#1 On diabetes
My glucose test was normal (93):
Me: [jokingly] Oh good, I don’t have to go on a special diet or anything
Doc: That’s not what causes it. It’s caused by insulin resistance.
Me: Well, what causes that?
Doc: Most of the time if one of your parents had it, you will get it.
Me: My dad had it but he drank a bottle of vodka every day, ate sweets constantly and never exercised.
Doc: Well if he developed it, you might too.
Me: ??? But if you drop carbs, cant you increase insulin sensitivity?
Doc: Never do that. It’s terrible. When no-carb diets became popular in the 80’s people started dying like crazy and the medical institution didn’t know why. It took a while and a lot more deaths to figure it out.
#2 cry me a liver
On this site we like to poke at doctor’s credibility, but when you’re in the doctor’s office and he says, “we have a problem, your test results show liver damage”, all the doubts about what doctors say vanishes instantly. That statement instantly becomes reality.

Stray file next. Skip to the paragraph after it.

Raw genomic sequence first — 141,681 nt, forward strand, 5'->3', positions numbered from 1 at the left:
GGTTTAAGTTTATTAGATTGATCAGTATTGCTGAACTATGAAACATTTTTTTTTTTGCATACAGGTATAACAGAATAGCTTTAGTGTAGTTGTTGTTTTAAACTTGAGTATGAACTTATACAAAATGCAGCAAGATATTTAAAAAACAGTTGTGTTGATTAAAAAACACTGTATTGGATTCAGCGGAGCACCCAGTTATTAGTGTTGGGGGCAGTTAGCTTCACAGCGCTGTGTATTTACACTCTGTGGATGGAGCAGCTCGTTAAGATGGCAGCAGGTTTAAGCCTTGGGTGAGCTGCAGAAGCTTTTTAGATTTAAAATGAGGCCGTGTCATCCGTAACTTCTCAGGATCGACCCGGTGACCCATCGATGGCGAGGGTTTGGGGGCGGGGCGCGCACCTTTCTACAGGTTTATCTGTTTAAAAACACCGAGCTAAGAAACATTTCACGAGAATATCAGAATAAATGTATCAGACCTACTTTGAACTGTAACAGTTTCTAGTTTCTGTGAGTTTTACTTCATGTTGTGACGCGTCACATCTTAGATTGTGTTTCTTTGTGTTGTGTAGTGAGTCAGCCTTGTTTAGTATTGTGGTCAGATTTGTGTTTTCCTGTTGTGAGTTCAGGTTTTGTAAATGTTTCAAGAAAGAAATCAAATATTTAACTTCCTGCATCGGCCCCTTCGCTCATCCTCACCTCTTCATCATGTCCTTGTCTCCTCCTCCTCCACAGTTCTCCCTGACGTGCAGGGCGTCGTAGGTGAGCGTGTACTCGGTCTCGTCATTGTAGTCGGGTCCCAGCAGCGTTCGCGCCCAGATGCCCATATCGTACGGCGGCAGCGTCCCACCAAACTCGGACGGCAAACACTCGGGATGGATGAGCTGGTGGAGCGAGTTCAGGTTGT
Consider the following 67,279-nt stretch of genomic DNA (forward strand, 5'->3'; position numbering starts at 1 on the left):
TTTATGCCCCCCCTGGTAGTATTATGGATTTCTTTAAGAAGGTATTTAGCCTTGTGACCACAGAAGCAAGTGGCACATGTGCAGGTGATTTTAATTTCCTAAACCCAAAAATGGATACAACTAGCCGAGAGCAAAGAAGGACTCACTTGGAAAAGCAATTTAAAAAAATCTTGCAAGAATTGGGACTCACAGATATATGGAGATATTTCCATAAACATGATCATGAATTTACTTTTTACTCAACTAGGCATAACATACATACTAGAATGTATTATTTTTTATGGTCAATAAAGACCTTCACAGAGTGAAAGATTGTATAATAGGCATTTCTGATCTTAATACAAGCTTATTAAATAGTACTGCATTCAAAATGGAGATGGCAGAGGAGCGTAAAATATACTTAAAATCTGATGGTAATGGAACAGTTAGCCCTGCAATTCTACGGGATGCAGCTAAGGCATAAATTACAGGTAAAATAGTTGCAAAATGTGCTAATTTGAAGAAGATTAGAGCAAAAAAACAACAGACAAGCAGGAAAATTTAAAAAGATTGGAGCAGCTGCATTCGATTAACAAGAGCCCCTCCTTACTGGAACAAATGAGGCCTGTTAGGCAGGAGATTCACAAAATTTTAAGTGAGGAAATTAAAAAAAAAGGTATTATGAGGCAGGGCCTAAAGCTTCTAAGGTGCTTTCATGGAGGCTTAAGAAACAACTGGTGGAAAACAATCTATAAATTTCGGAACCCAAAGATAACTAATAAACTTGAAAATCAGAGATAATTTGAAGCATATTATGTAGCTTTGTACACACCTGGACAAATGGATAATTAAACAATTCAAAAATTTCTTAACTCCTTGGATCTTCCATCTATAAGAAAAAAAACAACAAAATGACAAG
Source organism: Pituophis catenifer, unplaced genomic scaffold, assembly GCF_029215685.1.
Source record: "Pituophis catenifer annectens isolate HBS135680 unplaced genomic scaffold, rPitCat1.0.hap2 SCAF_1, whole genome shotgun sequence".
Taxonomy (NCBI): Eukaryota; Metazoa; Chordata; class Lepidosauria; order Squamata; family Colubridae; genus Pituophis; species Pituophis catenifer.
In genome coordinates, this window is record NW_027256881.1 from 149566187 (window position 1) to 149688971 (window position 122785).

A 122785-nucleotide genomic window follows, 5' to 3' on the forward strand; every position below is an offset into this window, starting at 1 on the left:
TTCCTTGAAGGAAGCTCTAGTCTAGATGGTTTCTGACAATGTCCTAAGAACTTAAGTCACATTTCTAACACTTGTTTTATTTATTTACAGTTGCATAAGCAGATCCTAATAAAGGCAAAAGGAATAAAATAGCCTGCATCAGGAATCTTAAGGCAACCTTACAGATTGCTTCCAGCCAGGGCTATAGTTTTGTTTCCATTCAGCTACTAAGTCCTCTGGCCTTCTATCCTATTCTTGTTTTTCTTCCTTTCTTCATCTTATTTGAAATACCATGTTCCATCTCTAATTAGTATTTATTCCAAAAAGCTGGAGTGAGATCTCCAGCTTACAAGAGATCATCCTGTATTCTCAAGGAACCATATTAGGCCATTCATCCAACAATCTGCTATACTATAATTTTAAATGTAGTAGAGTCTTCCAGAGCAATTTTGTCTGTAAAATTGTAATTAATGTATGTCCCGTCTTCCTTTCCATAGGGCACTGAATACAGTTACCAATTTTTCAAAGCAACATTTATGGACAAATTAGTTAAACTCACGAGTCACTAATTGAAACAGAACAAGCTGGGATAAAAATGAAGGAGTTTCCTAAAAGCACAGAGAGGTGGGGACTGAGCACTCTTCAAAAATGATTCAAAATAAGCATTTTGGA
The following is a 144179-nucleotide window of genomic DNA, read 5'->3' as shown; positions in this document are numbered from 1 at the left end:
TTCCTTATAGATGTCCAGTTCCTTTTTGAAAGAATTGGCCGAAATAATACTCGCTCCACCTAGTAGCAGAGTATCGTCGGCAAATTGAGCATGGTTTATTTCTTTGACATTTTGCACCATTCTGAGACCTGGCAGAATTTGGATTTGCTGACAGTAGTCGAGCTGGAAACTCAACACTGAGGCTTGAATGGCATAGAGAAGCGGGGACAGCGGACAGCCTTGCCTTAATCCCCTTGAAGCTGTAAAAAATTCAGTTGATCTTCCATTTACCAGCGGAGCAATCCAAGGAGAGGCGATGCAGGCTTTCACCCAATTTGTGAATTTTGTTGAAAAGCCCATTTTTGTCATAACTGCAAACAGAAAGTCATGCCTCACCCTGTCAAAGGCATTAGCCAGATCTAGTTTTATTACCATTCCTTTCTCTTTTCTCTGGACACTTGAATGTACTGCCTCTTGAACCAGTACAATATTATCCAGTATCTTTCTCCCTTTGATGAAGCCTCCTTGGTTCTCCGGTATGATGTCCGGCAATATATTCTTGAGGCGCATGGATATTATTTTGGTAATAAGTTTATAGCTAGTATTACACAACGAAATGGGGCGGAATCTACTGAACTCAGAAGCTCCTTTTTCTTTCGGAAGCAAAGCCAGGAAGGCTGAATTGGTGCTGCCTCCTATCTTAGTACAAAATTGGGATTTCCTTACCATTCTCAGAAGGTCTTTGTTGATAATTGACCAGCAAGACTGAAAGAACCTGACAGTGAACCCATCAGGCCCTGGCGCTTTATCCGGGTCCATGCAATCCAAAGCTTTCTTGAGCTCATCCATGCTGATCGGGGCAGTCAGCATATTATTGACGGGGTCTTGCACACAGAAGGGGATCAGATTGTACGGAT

This was about a liver test which showed elevated ALT value 54 (normal < 41).
Me: I don’t drink alcohol at all. I eat right and I exercise. The only processed things I take are diet coke and protein powder.
Doc: there you go, protein powder. Not necessary. Cut it completely. It’s a myth that you need a lot of protein - even to get muscular.
Later modok set me straight, and I saw that it’s noted in literature about the ALT that strenuous physical activity can elevate results.
Is this why the ALT becomes elevated?: When you eat a one pound stake (100g protein), it takes like 10 hours for it to work its way through your system. That’s 10g of protein per hour processed through your liver. When you drink 35g of hydrolyzed whey protein, it goes through your liver in 15 minutes. The liver is not designed to handle such big loads at once so problems occur.
I’m curious about the “high protein is not necessary to get muscular” statement. Anyone here got bigger eating <1g/lb?